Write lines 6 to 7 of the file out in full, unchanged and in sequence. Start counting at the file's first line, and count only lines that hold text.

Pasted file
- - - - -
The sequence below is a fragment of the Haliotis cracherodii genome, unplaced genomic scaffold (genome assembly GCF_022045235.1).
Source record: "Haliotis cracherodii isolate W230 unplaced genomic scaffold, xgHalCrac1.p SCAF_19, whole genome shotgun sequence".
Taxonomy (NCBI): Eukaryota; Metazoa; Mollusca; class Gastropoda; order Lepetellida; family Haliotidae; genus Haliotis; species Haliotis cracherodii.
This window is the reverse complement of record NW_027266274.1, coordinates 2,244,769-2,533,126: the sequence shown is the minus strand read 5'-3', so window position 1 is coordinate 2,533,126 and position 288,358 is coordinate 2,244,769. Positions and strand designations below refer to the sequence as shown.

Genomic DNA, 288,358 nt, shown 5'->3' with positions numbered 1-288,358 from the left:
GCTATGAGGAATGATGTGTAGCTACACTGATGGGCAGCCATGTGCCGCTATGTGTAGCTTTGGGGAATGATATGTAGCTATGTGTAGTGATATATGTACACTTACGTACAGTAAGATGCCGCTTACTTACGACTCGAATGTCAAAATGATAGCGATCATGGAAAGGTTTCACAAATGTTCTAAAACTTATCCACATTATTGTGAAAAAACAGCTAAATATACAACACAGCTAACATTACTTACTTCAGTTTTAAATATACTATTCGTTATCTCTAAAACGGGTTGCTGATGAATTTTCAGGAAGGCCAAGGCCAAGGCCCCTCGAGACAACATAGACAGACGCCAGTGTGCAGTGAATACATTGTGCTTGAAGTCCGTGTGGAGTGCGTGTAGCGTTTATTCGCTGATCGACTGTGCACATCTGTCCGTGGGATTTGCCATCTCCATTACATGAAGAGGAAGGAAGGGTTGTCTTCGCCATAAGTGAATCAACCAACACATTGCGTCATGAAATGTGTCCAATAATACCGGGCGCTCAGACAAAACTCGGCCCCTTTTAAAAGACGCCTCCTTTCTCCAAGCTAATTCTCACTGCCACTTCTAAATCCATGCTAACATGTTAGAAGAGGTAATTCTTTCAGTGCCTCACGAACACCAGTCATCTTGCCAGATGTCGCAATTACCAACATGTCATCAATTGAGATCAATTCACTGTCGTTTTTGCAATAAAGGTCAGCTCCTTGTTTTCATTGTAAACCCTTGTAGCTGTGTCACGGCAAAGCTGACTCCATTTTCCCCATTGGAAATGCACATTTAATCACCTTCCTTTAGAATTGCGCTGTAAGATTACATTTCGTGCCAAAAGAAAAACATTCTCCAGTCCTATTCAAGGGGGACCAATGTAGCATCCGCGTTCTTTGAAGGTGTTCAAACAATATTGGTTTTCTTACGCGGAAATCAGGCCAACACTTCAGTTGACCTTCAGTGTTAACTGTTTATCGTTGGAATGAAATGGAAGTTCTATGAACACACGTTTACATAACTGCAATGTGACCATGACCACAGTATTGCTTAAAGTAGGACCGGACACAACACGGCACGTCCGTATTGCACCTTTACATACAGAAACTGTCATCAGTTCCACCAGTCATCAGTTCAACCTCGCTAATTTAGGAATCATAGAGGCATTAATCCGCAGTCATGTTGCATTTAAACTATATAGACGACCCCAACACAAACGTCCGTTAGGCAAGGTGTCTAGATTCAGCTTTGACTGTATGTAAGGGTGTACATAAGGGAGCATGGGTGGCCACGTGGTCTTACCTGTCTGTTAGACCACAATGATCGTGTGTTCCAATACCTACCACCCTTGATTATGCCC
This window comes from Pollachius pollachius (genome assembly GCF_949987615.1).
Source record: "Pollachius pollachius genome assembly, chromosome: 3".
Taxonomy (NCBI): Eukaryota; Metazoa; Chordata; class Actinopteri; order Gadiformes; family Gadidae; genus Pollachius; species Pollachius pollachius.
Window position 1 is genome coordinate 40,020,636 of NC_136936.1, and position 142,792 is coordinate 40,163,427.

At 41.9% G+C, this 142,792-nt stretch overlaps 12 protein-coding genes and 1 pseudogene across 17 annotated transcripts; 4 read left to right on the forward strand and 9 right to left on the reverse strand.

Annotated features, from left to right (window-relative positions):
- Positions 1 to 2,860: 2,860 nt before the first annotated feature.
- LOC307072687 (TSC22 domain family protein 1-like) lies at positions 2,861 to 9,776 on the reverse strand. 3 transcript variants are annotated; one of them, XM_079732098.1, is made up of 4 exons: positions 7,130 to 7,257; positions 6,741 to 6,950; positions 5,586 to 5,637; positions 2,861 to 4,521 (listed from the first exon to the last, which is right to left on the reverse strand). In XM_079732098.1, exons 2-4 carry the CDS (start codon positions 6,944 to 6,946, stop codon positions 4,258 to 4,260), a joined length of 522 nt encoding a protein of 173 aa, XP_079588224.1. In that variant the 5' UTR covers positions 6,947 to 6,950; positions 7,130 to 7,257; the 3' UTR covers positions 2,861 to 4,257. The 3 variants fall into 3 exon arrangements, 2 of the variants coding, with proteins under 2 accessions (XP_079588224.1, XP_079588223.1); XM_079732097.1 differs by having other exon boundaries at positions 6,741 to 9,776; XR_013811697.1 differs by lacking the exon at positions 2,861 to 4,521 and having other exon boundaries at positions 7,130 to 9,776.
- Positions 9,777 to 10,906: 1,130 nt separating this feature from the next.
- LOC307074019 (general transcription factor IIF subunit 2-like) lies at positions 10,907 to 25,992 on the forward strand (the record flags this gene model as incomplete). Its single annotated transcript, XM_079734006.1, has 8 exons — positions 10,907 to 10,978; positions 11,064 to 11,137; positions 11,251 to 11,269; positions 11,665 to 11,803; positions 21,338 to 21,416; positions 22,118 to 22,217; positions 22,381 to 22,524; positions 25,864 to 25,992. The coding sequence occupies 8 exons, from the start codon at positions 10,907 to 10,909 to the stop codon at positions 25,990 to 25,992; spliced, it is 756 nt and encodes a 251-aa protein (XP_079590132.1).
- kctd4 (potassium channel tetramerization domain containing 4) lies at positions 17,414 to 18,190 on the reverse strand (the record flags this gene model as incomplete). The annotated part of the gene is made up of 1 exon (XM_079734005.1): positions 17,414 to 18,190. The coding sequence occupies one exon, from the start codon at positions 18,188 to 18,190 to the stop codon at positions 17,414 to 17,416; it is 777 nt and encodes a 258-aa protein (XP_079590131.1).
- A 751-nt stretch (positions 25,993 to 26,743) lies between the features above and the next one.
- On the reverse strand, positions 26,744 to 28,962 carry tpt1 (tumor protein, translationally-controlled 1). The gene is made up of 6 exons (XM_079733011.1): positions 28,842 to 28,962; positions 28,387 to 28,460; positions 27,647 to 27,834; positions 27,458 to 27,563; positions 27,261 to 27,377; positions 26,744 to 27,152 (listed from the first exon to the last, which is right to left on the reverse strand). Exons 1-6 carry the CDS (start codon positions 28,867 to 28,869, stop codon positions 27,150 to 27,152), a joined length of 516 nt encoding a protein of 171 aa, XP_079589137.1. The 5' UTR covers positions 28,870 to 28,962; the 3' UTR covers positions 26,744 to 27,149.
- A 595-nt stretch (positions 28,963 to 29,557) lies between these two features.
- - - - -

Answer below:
GCTATGAGGAATGATGTGTAGCTACACTGATGGGCAGCCATGTGCCGCTATGTGTAGCTTTGGGGAATGATATGTAGCTATGTGTAGTGATATATGTACACTTACGTACAGTAAGATGCCGCTTACTTACGACTCGAATGTCAAAATGATAGCGATCATGGAAAGGTTTCACAAATGTTCTAAAACTTATCCACATTATTGTGAAAAAACAGCTAAATATACAACACAGCTAACATTACTTACTTCAGTTTTAAATATACTATTCGTTATCTCTAAAACGGGTTGCTGATGAATTTTCAGGAAGGCCAAGGCCAAGGCCCCTCGAGACAACATAGACAGACGCCAGTGTGCAGTGAATACATTGTGCTTGAAGTCCGTGTGGAGTGCGTGTAGCGTTTATTCGCTGATCGACTGTGCACATCTGTCCGTGGGATTTGCCATCTCCATTACATGAAGAGGAAGGAAGGGTTGTCTTCGCCATAAGTGAATCAACCAACACATTGCGTCATGAAATGTGTCCAATAATACCGGGCGCTCAGACAAAACTCGGCCCCTTTTAAAAGACGCCTCCTTTCTCCAAGCTAATTCTCACTGCCACTTCTAAATCCATGCTAACATGTTAGAAGAGGTAATTCTTTCAGTGCCTCACGAACACCAGTCATCTTGCCAGATGTCGCAATTACCAACATGTCATCAATTGAGATCAATTCACTGTCGTTTTTGCAATAAAGGTCAGCTCCTTGTTTTCATTGTAAACCCTTGTAGCTGTGTCACGGCAAAGCTGACTCCATTTTCCCCATTGGAAATGCACATTTAATCACCTTCCTTTAGAATTGCGCTGTAAGATTACATTTCGTGCCAAAAGAAAAACATTCTCCAGTCCTATTCAAGGGGGACCAATGTAGCATCCGCGTTCTTTGAAGGTGTTCAAACAATATTGGTTTTCTTACGCGGAAATCAGGCCAACACTTCAGTTGACCTTCAGTGTTAACTGTTTATCGTTGGAATGAAATGGAAGTTCTATGAACACACGTTTACATAACTGCAATGTGACCATGACCACAGTATTGCTTAAAGTAGGACCGGACACAACACGGCACGTCCGTATTGCACCTTTACATACAGAAACTGTCATCAGTTCCACCAGTCATCAGTTCAACCTCGCTAATTTAGGAATCATAGAGGCATTAATCCGCAGTCATGTTGCATTTAAACTATATAGACGACCCCAACACAAACGTCCGTTAGGCAAGGTGTCTAGATTCAGCTTTGACTGTATGTAAGGGTGTACATAAGGGAGCATGGGTGGCCACGTGGTCTTACCTGTCTGTTAGACCACAATGATCGTGTGTTCCAATACCTACCACCCTTGATTATGCCC
This window comes from Pollachius pollachius (genome assembly GCF_949987615.1).